Minnesota has the most unaffordable rent in the Midwest

Categories: How We Live
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ishane
Most of our apartments completely suck, according to a new study.
Minnesotans who can't afford their rent outnumber those who can, according to a new study released today, landing us dead last in a ranking of affordable housing markets in the Midwest.

The National Low Income Housing Coalition released numbers today showing that Minnesotans need to be making, on average, $15.79 an hour in order to afford a decent two-bedroom apartment. Most of us are not.

The study considers paying up to 30 percent of one's income on rent to be "affordable," and the average fair market rent for a two-bedroom apartment is $821 a month. The number crunchers figured you need to make $15.79 an hour to make that work, but the mean wage in the state is only $11.61. That means about 55 percent of us are paying more than we can afford on rent.

In the metro area, the average rent skews higher for a two-bedroom--about $924 a month--and vacancy rates are at an all-time low of 3 percent. But the least affordable counties in the state are Winona and Aitkin Counties, and the problem is worst in the greater state.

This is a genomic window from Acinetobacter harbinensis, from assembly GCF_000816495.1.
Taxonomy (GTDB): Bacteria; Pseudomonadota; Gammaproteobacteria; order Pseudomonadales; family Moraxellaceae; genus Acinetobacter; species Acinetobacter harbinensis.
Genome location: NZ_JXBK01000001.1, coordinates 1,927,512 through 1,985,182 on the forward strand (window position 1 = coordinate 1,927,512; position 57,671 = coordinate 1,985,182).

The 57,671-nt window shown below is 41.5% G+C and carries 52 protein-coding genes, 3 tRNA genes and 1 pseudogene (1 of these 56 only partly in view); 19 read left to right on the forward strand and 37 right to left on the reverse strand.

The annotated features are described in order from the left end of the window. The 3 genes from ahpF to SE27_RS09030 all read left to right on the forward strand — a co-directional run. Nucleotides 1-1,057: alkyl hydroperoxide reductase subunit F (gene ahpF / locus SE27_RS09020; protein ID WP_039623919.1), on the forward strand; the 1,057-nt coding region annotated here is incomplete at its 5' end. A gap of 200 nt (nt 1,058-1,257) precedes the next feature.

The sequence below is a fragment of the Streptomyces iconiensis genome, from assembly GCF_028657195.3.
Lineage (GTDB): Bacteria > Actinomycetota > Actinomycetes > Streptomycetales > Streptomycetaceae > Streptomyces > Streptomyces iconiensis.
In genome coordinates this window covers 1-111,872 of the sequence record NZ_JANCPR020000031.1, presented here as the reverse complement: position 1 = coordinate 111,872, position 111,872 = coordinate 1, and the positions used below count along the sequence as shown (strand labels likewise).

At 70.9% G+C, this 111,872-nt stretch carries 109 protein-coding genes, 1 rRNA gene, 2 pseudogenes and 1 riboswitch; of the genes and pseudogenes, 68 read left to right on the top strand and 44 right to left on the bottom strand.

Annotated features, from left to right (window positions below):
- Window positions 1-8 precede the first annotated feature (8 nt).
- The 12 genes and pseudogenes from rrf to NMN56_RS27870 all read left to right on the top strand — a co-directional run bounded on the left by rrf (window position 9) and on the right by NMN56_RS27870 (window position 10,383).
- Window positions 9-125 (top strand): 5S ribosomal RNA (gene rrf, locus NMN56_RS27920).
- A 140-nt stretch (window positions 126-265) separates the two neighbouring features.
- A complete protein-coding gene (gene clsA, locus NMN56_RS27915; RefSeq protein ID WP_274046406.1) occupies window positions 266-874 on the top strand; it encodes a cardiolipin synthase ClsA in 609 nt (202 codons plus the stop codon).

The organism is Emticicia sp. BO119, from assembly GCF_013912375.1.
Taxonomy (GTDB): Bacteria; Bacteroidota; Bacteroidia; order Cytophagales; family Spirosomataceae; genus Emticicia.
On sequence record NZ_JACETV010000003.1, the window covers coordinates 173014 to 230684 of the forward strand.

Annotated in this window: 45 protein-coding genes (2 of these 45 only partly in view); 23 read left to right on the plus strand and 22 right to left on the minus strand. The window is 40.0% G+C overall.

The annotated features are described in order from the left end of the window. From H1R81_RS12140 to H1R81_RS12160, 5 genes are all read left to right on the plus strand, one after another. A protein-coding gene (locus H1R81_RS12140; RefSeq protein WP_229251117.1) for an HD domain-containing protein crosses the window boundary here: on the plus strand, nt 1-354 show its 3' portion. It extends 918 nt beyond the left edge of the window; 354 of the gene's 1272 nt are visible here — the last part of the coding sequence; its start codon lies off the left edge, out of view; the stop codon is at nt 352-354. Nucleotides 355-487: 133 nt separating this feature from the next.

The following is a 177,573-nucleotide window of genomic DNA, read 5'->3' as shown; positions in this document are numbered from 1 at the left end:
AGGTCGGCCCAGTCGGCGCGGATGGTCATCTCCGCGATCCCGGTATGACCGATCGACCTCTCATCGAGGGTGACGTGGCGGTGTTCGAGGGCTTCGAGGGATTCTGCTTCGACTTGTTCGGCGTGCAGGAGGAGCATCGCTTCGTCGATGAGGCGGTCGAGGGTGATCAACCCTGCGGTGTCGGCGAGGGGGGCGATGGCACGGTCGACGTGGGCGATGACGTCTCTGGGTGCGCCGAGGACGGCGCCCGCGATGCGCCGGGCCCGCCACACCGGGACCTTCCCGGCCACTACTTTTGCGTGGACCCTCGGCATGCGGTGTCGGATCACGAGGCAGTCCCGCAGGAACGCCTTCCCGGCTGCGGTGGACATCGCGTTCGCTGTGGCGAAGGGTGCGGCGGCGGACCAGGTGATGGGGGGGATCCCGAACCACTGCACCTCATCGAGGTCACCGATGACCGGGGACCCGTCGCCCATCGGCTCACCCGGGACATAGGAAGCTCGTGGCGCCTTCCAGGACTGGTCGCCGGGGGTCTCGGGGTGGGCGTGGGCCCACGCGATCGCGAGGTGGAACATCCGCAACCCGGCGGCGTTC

"Rents tend to be cheaper, but there's a real shortage of good affordable rental housing," says Minnesota Housing Partnership researcher Leigh Rosenberg.

The newest numbers have plummeted our rank to dead last of the 12 Midwestern states. We beat out Illinois for this dubious distinction--they took last in 2010. Unsurprisingly, the Dakotas have some of the most affordable stock in the country. Of all 50 states, Minnesota ranks 28th.

You can play with specific numbers and average rent prices for all the counties in Minnesota here.


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15 comments
frlj
frlj

Well put it this way every landlord in Minnesota has to pay gas for heating (85% of them) and when I drive by a 4plax and see that on 8F temp three apartment have windows open for next 4h it hurts, also the government apprise same building way to hi so the landlords have come up with $5500 of property tax, then they have to pay each year $700 for rental license, then each Quarter $2300 for water and sewer, then there is thrash $120 each month plus furniture disposal, and on the end bank want they cut what is left for landlords is in equity, well equity will not pay the bills that’s why the rent is so hi in Minnesota mostly because of government they do not care if you can’t pay your bills if you are landlords they want they cut and that is it.

Flat Rent Jesmond
Flat Rent Jesmond

For apartment landlords, each vacancy represents a loss of income from rent-paying tenants for the time the apartment is vacant. Landlords' objectives are often to minimize the vacancy rate for their units.

miami beach apartments
miami beach apartments

As i was looking for more information regarding the rent related issues and their benefits, this blog seems to be really good.

tonyboyle
tonyboyle

I'll be renting with a room mate to cut down cost!

raymondsinn1